Of all the art exhibitions forced to close by the pandemic, only a few provoked any significant outpouring of anguish from art lovers. Titian: Love, Desire, Death—closed after only three days at the National Gallery (NG) in London—was one of them. News that the exhibition was to be re-opened and extended was therefore greeted with acclaim. The dates have not been confirmed yet, but the general commitment that the show would one day re-open was a welcome sign that things just might one day return to normal.
But the National Gallery of Scotland’s (NGS) decision to cancel its own involvement in the show came as a blow to Scottish art lovers. The exhibition, due to come to Edinburgh after London (and before going on to the Prado in Madrid and then the Isabella Stewart Gardner Museum in Boston) promised to hold a special significance for Scotland.
The two most important paintings in the show, Diana and Actaeon (1556–59) and Diana and Callisto (1556-59), have an especially close association with Scotland. Today, they are owned jointly by the NGS and the NG. But they used to form part of the Duke of Sutherland’s collection, and first went on public display in Edinburgh in 1945. When the first painting was acquired for the nation in 2008 for £50m, the Scottish Government contributed £12.5m directly, an extraordinary gesture in the midst of a global financial crisis, and one which revealed their determination to continue to display the paintings in Scotland. It was the single largest government grant to acquire a painting in British history, and was essential in unlocking further funding from other sources, and ultimately led to the acquisition of both works. The UK government did not contribute directly at all.
In other words, the exhibition could not have happened without the support of the Scottish public. But now, Scots wanting to see the paintings as they were originally intended to be seen will have to travel to London.
Must London always win? Could the NGS have made a different choice? In any negotiations to continue the show, the NGS director, John Leighton, held a strong hand—but seems not to have wanted to play it. While it does make sense to first extend the exhibition in London, the failure to bring it to Scotland might be said to reflect a gallery with a lack of ambition. Furthermore, the NGS’s reasoning behind the cancellation is revealing, and goes to the heart of what the gallery does, and who it serves.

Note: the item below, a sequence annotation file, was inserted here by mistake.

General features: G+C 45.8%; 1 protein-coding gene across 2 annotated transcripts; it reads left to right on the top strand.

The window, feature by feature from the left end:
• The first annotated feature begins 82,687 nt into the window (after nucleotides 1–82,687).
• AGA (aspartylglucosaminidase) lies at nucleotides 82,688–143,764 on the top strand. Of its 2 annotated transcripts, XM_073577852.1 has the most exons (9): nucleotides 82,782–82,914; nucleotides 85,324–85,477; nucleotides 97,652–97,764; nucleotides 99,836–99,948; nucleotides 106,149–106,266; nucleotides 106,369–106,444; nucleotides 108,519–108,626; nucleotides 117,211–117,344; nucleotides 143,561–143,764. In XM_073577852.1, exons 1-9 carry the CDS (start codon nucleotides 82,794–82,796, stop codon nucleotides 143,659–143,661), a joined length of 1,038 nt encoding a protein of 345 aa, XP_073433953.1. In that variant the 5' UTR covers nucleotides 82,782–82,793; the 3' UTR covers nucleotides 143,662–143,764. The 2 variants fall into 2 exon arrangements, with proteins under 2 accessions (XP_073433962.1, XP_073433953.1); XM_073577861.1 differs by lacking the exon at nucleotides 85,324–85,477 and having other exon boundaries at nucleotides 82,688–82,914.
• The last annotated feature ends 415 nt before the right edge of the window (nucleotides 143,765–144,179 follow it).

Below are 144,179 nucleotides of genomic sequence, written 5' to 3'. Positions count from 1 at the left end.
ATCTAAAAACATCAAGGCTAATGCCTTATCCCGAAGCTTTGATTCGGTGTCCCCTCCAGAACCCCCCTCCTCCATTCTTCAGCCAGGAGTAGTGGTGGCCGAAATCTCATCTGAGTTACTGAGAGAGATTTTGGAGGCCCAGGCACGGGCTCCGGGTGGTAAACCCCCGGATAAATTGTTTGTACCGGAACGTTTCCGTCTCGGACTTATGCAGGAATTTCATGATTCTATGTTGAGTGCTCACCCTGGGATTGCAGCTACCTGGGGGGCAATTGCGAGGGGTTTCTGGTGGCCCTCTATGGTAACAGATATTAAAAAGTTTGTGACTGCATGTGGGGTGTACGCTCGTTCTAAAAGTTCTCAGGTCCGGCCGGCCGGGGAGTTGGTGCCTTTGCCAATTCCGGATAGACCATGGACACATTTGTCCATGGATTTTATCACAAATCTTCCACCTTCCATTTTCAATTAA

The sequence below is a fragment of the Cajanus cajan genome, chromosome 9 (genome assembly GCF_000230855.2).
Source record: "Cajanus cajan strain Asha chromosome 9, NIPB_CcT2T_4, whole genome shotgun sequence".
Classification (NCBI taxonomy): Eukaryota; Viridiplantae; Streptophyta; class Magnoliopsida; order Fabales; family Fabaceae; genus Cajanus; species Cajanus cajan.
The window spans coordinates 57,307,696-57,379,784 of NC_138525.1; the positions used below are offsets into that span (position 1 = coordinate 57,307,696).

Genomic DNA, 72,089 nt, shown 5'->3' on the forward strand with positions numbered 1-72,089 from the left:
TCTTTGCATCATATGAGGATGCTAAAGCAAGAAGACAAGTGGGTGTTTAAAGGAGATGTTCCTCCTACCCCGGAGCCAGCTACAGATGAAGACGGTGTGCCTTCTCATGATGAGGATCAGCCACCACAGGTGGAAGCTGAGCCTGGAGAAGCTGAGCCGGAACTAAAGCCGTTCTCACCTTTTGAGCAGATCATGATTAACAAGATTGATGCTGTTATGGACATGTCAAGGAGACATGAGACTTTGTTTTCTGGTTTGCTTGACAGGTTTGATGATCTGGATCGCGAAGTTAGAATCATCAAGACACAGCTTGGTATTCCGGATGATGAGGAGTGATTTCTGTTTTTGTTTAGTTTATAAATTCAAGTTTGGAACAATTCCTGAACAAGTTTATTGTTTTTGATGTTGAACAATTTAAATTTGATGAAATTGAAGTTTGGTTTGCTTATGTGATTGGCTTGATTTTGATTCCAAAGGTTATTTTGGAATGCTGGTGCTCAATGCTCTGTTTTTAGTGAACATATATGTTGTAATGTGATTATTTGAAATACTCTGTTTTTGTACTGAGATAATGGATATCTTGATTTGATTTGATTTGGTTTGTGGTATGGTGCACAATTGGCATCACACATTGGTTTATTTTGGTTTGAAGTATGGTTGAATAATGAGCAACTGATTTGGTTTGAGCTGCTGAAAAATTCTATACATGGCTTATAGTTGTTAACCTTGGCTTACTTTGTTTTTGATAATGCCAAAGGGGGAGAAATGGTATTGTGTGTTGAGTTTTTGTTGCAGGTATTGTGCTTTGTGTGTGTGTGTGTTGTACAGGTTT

The Edinburgh exhibition was originally due to coincide with the Edinburgh Festival, which brings in a surge of visitors to the capital every year. About half of all visitors come from outside Scotland. The NGS was relying on what it describes as this "key audience" of international tourists to make the exhibition "viable".
There is a separate question here as to why art exhibitions—even small ones with just six paintings—have become so expensive to put on. Museum inflation seems to be running out of control. But the fundamental issue is why the NGS only felt able to put on such a show during the festival. Does it not deem Scottish visitors to be its key audience?
When a national gallery builds its display programme around an international audience, it ceases to become a national gallery, and instead just becomes another visitor attraction. And unlike the NG in London, the NGS does not need to rely on overseas visitors to keep the lights on. It receives by far the bulk of its running costs from grant-in-aid; about 70% is covered by the Scottish Government, far more than most national museums in the UK.
Of course, the pandemic brings a multitude of challenges for any museum. The NGS should not reopen until it can do so safely and in a economically viable way. Yet the crisis also brings greater responsibilities too. Art can help us get through this. Now is not the time to be viewing exhibitions purely through the prism of profit. International visitors will not be coming back in quantities any time soon. Whether we like it or not, the pandemic will force museums to place renewed focus on domestic audiences. That might not be a bad thing.